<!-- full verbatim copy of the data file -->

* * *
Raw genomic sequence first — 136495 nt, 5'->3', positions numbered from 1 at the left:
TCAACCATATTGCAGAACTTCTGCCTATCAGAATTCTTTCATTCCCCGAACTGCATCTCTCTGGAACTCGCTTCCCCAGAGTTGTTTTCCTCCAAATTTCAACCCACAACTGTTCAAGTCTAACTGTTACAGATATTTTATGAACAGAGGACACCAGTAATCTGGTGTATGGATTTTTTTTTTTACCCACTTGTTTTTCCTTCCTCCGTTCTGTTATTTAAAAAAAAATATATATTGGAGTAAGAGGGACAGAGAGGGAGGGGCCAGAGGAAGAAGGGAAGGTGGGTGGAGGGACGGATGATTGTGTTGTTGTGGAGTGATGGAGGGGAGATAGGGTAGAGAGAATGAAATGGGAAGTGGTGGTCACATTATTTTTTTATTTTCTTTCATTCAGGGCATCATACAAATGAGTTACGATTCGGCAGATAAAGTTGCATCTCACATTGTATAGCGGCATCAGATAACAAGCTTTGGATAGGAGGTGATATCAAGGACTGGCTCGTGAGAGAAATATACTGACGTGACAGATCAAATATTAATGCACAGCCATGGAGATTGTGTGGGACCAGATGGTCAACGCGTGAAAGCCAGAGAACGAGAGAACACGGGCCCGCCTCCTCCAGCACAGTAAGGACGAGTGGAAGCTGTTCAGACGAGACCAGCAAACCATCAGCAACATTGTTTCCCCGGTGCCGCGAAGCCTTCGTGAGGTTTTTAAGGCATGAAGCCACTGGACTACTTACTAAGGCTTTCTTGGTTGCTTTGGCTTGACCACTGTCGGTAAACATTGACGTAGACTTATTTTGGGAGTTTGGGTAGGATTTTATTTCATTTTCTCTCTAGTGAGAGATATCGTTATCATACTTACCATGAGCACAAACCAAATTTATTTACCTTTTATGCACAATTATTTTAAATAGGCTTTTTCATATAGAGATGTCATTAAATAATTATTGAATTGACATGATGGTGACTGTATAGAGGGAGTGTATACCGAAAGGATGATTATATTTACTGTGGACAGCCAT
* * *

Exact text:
Raw genomic sequence first — 136495 nt, 5'->3', positions numbered from 1 at the left:
TCAACCATATTGCAGAACTTCTGCCTATCAGAATTCTTTCATTCCCCGAACTGCATCTCTCTGGAACTCGCTTCCCCAGAGTTGTTTTCCTCCAAATTTCAACCCACAACTGTTCAAGTCTAACTGTTACAGATATTTTATGAACAGAGGACACCAGTAATCTGGTGTATGGATTTTTTTTTTTACCCACTTGTTTTTCCTTCCTCCGTTCTGTTATTTAAAAAAAAATATATATTGGAGTAAGAGGGACAGAGAGGGAGGGGCCAGAGGAAGAAGGGAAGGTGGGTGGAGGGACGGATGATTGTGTTGTTGTGGAGTGATGGAGGGGAGATAGGGTAGAGAGAATGAAATGGGAAGTGGTGGTCACATTATTTTTTTATTTTCTTTCATTCAGGGCATCATACAAATGAGTTACGATTCGGCAGATAAAGTTGCATCTCACATTGTATAGCGGCATCAGATAACAAGCTTTGGATAGGAGGTGATATCAAGGACTGGCTCGTGAGAGAAATATACTGACGTGACAGATCAAATATTAATGCACAGCCATGGAGATTGTGTGGGACCAGATGGTCAACGCGTGAAAGCCAGAGAACGAGAGAACACGGGCCCGCCTCCTCCAGCACAGTAAGGACGAGTGGAAGCTGTTCAGACGAGACCAGCAAACCATCAGCAACATTGTTTCCCCGGTGCCGCGAAGCCTTCGTGAGGTTTTTAAGGCATGAAGCCACTGGACTACTTACTAAGGCTTTCTTGGTTGCTTTGGCTTGACCACTGTCGGTAAACATTGACGTAGACTTATTTTGGGAGTTTGGGTAGGATTTTATTTCATTTTCTCTCTAGTGAGAGATATCGTTATCATACTTACCATGAGCACAAACCAAATTTATTTACCTTTTATGCACAATTATTTTAAATAGGCTTTTTCATATAGAGATGTCATTAAATAATTATTGAATTGACATGATGGTGACTGTATAGAGGGAGTGTATACCGAAAGGATGATTATATTTACTGTGGACAGCCAT